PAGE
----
Coronavirus treatment: These are the drugs that show promising results in treating COVID-19 patients
Coronavirus has claimed at least 10,447 lives with a total of 254,701 confirmed cases worldwide. A total of 89,071 people have recovered from the virus. The outbreak has led to panic and pandemonium. As we reported yesterday, there are only three major types of treatments: antiviral drug, antibody solution (including blood plasma) and vaccine.
Even though the need to develop new vaccines seems to be getting a lot of headlines, vaccine, however, does not provide the immediate relief for people who are already infected with the virus. In addition, experts are saying that it may take between 12 to 24 months before the vaccine becomes available. Some are going as far as saying it could be 2022 before we see a COVID-19 vaccine.
In the meantime, more companies are coming out with existing antiviral and experimental drugs that have proven to show promising results in treating COVID-19 patients. While there are no FDA-approved therapeutics or drugs to treat, cure or prevent COVID-19, there are several FDA-approved treatments that may help ease the symptoms from a supportive care perspective.
Below is a list of existing and experimental drugs that are currently being used by doctors and hospitals here in the United States and countries around the world.
Chloroquine – Yesterday, the FDA approved compassionate use of anti-malaria drug chloroquine for the treatment of coronavirus. U.S. President Donald Trump also announced yesterday that chloroquine (hydroxychloroquine/Plaquenil), a drug used to treat malaria and arthritis, has been approved by the US Food and Drug Administration (FDA) to be tested as a treatment for COVID-19. Chloroquine is being tested in various clinical trials conducted by government agencies and academic institutions. FDA also said: “We have been working closely with other government agencies and academic centers that are investigating the use of the drug chloroquine, which is already approved for treating malaria, lupus and rheumatoid arthritis, to determine whether it can be used to treat patients with mild-to-moderate COVID-19 to potentially reduce the duration of symptoms, as well as viral shedding, which can help prevent the spread of disease.” Yesterday, Biopharma giant Bayer announced it is donating 3 million tablets of malaria medicine chloroquine, a 70-year old anti-malaria drug that’s available for cheap.
Remdesivir: Health officials from WHO said that remdesivir, a drug manufactured by Gilead, has demonstrated efficacy in treating the coronavirus infection. According to a report from the FDA, last month, the National Institutes of Health (NIH) began a randomized controlled trial for the treatment of COVID-19 patients with the investigational antiviral drug remdesivir. The FDA has been working with the drug sponsor, Gilead Sciences Inc., to find multiple pathways to both study the drug under the FDA’s investigational new drug requirements, and thus collect helpful data about the efficacy of the drug, as well as provide the drug to patients under emergency use. “To date, the agency has already granted about 250 patients access to this product. The data collected from the expanded access program may contribute to the agency’s understanding of the drug, but controlled clinical trials are needed to determine if it safe and effective for the treatment of COVID-19 infection,” FDA said.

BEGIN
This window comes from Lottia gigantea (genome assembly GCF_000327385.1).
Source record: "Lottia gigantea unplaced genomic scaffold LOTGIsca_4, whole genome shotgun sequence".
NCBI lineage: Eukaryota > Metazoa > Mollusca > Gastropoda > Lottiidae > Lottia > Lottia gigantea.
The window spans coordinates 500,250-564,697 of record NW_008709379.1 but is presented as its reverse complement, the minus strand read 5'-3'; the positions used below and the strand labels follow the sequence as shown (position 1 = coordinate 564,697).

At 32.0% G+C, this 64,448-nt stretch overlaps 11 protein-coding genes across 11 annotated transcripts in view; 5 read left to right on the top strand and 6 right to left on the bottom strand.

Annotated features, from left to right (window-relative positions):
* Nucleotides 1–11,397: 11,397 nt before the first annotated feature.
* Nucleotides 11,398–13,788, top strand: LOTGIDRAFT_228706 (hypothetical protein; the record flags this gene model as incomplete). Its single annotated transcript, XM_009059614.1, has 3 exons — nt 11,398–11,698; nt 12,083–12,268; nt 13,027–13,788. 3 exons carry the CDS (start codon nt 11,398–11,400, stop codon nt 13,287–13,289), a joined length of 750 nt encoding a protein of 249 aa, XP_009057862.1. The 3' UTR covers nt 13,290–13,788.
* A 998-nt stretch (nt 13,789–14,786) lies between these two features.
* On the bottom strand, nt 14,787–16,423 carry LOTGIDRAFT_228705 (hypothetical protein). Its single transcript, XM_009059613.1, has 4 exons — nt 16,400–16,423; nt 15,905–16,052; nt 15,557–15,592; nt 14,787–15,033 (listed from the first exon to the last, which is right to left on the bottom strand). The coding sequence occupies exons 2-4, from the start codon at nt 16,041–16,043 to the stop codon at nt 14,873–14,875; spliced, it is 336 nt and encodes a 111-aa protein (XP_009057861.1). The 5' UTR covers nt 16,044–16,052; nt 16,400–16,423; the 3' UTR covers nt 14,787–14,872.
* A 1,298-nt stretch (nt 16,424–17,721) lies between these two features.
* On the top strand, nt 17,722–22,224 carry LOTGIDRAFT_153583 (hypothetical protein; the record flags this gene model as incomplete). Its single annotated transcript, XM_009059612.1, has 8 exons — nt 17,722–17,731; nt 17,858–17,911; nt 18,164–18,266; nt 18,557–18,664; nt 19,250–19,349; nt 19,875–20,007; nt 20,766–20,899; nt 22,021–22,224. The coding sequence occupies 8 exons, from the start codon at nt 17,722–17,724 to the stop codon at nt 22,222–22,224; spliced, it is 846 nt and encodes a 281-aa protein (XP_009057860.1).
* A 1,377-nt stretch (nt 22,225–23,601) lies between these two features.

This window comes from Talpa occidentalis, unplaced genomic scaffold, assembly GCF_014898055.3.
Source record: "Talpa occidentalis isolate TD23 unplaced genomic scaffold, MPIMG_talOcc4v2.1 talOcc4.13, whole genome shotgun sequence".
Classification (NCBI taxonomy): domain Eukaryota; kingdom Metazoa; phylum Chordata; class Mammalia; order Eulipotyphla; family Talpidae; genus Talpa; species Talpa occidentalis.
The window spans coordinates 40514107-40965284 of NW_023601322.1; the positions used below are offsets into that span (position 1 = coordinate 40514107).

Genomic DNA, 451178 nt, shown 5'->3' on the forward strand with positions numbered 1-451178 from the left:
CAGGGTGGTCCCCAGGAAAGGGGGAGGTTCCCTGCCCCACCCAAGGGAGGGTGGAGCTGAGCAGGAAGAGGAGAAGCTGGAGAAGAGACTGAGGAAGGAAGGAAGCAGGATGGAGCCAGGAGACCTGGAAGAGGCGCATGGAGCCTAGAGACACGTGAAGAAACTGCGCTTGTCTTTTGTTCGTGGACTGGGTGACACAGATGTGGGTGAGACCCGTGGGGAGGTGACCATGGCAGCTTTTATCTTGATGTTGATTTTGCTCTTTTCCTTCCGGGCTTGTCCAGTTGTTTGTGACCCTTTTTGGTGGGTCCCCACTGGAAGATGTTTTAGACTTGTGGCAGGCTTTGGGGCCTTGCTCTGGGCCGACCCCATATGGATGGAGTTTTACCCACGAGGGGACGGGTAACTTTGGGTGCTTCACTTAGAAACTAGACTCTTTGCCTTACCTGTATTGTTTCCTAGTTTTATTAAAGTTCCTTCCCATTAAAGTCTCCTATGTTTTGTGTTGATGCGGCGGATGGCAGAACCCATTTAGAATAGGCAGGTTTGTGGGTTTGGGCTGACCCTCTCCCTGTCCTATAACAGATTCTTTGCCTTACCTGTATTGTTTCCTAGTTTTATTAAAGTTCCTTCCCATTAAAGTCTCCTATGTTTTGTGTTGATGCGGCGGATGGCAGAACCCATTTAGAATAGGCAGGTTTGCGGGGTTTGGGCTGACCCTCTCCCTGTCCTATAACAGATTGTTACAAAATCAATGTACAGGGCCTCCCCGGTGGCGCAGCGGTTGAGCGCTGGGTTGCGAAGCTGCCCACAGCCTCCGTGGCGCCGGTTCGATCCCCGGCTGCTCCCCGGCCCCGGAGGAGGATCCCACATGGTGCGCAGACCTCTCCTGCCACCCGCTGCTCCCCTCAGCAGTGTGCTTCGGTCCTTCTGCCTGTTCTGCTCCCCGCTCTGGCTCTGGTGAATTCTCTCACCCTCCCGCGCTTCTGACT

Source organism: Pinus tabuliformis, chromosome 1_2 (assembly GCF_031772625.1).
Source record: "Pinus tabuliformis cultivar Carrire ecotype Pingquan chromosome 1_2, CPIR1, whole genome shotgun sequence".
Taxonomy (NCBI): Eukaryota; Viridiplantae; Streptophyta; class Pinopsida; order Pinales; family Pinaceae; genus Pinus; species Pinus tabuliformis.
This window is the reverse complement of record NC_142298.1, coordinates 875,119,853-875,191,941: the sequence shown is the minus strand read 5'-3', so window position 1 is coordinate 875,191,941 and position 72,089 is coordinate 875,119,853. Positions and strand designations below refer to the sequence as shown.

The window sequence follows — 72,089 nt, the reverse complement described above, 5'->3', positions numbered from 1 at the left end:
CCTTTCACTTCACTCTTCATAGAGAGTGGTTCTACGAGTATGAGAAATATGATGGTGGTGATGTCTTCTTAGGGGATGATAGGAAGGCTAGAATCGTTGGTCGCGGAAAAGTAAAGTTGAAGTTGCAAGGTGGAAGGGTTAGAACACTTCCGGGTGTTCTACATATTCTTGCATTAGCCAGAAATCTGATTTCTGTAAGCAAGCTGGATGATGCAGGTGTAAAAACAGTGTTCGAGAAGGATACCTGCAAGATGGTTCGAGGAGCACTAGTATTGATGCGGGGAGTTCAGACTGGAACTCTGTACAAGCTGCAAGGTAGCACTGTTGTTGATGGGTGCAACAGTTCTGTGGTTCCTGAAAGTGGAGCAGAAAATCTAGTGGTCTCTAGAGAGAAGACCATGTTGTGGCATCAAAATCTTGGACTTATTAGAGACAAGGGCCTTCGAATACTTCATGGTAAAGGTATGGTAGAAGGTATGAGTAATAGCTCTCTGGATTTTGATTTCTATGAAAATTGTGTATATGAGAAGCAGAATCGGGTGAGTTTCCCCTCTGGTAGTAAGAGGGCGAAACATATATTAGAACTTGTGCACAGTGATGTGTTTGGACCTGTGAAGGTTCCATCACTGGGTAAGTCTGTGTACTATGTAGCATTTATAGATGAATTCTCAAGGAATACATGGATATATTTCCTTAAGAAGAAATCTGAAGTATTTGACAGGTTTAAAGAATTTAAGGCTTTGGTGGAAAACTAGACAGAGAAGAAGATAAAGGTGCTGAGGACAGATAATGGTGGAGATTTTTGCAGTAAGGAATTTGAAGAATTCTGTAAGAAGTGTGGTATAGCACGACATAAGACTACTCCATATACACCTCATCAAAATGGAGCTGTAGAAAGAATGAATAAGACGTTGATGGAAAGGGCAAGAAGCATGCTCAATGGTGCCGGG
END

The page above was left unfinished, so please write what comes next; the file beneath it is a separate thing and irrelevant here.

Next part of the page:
Favilavir: The National Medical Products Administration of China approved the use of Favilavir, an anti-viral drug, as a treatment for coronavirus. The drug has reportedly shown efficacy in treating the disease with minimal side effects in a clinical trial involving 70 patients. The clinical trial is being conducted in Shenzhen, Guangdong province.
Hydroxychloroquine: A new study conducted by renowned research professor Didier Raoult M.D/Ph.D, et. al in Marseille, France, showed that 100% of patients that received a combination of Hydroxychloroquine (HCQ) and Azithromycin tested negative and were virologically cured within 6 days of treatment. The combination of these two drugs were shown to be more effective than for patients treated with just Chloroquine.
HIV drugs for coronavirus treatment: Abbvie’s HIV protease inhibitor, lopinavir is being studied along with ritonavir for the treatment of MERS and SARS coronaviruses. The repurposed drug is already approved for the treatment of HIV infection under the trade name Kaletra®. The combination is listed in the WHO list of essential medicines. Lopinavir is believed to act on the intracellular processes of coronavirus replication and demonstrated reduced mortality in the non-human primates (NHP) model of the MERS. Lopinavir/ritonavir in combination with ribavirin showed reduced fatality rate and milder disease course during an open clinical trial in patients in the 2003 SARS outbreak.